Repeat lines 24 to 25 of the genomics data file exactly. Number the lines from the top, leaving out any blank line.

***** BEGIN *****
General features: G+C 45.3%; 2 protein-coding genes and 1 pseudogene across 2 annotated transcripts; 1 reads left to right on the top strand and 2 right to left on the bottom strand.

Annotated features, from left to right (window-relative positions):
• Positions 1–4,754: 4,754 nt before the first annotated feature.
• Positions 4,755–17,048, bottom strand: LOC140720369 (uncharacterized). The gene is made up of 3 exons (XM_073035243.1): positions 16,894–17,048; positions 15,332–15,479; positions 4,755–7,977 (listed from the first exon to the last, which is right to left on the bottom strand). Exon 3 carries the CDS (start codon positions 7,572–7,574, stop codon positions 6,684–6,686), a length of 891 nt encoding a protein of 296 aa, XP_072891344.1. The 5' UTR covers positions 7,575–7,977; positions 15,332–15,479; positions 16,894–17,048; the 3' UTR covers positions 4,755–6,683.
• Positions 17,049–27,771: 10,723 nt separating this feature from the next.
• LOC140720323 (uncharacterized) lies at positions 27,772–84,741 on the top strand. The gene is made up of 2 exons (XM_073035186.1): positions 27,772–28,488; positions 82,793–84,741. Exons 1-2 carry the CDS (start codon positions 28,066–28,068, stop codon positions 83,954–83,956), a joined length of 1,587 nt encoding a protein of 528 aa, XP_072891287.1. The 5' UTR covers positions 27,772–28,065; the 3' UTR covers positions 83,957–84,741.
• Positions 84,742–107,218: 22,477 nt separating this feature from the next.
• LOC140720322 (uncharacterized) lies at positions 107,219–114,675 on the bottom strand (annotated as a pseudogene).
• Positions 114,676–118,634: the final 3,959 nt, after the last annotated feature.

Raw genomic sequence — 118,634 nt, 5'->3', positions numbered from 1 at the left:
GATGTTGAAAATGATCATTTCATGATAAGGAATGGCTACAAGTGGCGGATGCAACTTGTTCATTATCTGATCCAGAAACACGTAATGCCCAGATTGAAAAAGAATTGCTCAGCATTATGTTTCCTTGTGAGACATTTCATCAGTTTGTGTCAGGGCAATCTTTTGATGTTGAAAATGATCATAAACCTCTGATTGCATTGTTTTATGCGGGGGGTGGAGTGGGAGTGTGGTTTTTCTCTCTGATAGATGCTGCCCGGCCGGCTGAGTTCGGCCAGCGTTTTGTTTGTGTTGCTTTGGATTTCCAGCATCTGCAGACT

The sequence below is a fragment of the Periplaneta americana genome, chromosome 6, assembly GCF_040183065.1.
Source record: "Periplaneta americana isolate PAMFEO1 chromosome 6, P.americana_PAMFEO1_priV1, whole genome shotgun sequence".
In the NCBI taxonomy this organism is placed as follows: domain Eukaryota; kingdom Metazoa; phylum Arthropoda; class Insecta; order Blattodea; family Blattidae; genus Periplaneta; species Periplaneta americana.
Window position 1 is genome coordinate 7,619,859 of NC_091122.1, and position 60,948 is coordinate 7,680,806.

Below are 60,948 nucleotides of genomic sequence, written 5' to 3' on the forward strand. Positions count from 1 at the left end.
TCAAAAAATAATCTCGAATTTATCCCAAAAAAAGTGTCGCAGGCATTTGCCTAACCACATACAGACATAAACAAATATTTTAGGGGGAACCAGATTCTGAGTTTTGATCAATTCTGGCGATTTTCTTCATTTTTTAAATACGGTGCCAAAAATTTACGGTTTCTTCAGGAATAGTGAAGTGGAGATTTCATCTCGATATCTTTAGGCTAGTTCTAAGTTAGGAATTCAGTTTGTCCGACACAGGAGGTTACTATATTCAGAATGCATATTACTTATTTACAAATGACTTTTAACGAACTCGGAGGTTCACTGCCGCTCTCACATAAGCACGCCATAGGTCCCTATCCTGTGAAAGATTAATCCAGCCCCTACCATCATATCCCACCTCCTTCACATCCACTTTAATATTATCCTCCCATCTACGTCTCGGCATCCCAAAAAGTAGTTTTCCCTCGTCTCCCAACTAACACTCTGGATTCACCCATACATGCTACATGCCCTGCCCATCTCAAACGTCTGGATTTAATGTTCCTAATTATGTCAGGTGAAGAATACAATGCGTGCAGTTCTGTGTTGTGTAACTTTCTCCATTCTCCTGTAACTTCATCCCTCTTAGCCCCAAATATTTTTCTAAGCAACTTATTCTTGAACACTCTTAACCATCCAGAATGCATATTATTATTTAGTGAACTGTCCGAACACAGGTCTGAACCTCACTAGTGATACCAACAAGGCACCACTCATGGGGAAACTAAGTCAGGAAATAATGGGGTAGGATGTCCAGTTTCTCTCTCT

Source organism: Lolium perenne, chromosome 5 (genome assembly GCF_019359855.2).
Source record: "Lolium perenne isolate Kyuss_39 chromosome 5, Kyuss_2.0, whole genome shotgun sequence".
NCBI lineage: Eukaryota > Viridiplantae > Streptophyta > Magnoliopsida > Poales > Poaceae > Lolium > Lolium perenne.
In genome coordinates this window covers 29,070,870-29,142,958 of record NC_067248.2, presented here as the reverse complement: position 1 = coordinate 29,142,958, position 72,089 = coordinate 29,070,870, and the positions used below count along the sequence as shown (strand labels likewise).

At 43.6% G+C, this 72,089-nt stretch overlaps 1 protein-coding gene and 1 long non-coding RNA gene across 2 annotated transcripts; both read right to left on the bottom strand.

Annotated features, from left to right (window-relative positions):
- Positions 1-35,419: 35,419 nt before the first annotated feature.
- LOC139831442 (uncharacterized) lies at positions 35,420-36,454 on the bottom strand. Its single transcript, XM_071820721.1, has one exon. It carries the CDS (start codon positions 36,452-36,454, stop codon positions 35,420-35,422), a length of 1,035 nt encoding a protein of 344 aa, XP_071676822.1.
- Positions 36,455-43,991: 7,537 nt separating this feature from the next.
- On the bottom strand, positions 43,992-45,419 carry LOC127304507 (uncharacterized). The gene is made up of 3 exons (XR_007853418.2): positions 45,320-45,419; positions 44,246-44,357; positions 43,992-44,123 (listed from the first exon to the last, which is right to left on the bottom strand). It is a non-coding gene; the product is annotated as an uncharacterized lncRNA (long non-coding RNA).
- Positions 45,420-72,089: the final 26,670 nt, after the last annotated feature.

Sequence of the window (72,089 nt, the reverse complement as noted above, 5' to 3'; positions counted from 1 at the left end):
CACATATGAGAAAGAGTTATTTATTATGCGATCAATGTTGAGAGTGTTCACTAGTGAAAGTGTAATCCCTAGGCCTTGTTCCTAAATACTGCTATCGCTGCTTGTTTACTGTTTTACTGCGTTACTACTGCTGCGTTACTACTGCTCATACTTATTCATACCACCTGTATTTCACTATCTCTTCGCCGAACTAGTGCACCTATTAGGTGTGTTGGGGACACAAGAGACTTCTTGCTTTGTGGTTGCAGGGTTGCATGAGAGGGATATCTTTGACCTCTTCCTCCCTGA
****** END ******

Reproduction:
- Positions 1-35,419: 35,419 nt before the first annotated feature.
- LOC139831442 (uncharacterized) lies at positions 35,420-36,454 on the bottom strand. Its single transcript, XM_071820721.1, has one exon. It carries the CDS (start codon positions 36,452-36,454, stop codon positions 35,420-35,422), a length of 1,035 nt encoding a protein of 344 aa, XP_071676822.1.